Finding Foster Homes: Try Harder and Treat Them Better

We have fewer families today to handle the increasing influx of foster children. Women are joining the workforce in large numbers, leaving fewer stay-at-home moms. Lifestyles have changed. Our foster care system needs rethinking, but that may be long and slow in coming.

What can we do in the meantime, today? Here are several strategies for recruiting and retaining foster families. Some are new. Others are in place, but may require a more concerted effort.

Opinion_Feature_ImageThe child’s extended family is the number one resource for a temporary placement or a permanent home. As soon as a removal is contemplated, the caseworker should search for available, responsible kin. For reasons of personal commitment and possible reunification, kin families come first.

With the internet beckoning, new strategies for recruiting foster families abound. Here are a few:

  • Design appealing ads using the faces of children in need, coupled with catchy phrases. The old Peace Corps slogan comes to mind: “The toughest job you’ll ever love.”
  • Hire emancipated foster children and adoptees to use their internet skills in blitzing YouTube and Facebook with advertising for foster parents.
  • Hire foster and adoptive parents to do the recruiting from among their many contacts. Hire them for foster parent training as well.
  • Offer premiums for those who attend a program on foster care. Perhaps a free meal or craft items made by foster children. Award bonuses to successful recruiters.
  • Go beyond traditional family lifestyles. Target single parents, gay parents, parents who work from home on their own time who might have more time for child-rearing.
  • Appeal to and target special families who might be attracted to a child with different personal or cultural needs. The successful approach of You Gotta Believe with “Ten Really Great Reasons to Foster a Teen” is one example. Consider ethnic appeals to black and Hispanic families.
  • Approach local churches directly with visits and flyers. Provide programs to church groups on the need for foster parents. “One church/One family” is an example of a successful religious commitment.
  • Make national appeals for foster parents. This will help local and state recruiters, and may also open the way for placements and adoptions across state lines when parental rights have already been terminated.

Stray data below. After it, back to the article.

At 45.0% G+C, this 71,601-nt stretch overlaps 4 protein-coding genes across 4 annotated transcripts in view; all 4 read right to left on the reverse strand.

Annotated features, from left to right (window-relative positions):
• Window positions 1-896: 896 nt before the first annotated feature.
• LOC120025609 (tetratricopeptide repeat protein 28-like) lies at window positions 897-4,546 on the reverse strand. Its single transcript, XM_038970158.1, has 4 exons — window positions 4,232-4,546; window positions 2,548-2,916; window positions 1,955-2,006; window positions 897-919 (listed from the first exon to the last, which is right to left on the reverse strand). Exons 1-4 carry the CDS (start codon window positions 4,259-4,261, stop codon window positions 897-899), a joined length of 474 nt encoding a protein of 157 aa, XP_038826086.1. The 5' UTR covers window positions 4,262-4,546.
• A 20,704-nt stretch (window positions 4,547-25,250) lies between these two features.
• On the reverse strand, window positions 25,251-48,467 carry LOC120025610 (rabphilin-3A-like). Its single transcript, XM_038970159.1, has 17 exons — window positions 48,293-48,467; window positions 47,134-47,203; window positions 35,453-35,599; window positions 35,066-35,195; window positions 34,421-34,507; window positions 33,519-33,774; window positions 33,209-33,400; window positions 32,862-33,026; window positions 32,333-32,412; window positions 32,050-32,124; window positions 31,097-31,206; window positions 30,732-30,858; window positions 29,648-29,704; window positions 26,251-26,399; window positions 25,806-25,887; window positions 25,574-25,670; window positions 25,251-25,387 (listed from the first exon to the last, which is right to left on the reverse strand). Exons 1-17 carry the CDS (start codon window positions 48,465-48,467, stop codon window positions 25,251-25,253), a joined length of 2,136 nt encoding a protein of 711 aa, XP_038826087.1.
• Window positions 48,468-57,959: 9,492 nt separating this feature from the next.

• To fill in our shortfall of foster parents, we might also recruit mother’s helpers for struggling birth parents, mentors for foster children, and other support persons.

Foster parents do all the hard work of day-to-day child care. When things go wrong, they bear the primary responsibility. They often suffer allegations, many of them unwarranted.

Despite their critical importance, however, they may not even receive notice of a conference or court hearing concerning the child in their care. In any case, they rarely have a significant voice in conferences or in court where decisions are made. To retain our best foster parents, we need to treat them better. Here are some suggestions:

  • Foster parents should receive notice of all case conferences and court hearings along with an invitation or request to attend.
  • Foster parents should have the right to present oral and written reports and make recommendations. They are very likely to know the child in their care better than any other attendee.
  • Foster parents, like everyone else, need respite. Enlist other licensed foster parents to give them an occasional weekend off.
  • Customer service. A caseworker or help line should be on call to answer questions about allegations, per diem, subsidies, medical and school problems, issues with the birth parent, parenting, and much else.
  • To find and retain the families we most need, we must do better than simply offer a reimbursement for child care expenses. We must increase compensation.

These suggestions may be the best we can do with today’s system. For healthy and safe development, children will continue to need care within a family setting. Recognizing that our past foster care system has failed to keep pace with changing times, we need to do more than tinker. We need new models for the future.

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Jim Kenny
About Jim Kenny 36 Articles
Jim Kenny is a retired psychologist with over 50 years of clinical experience. The author of 13 books on family and child care, Dr. Kenny’s recent books are Attachment and Bonding in the Foster and Adopted Child and What Foster Parents Need to Know.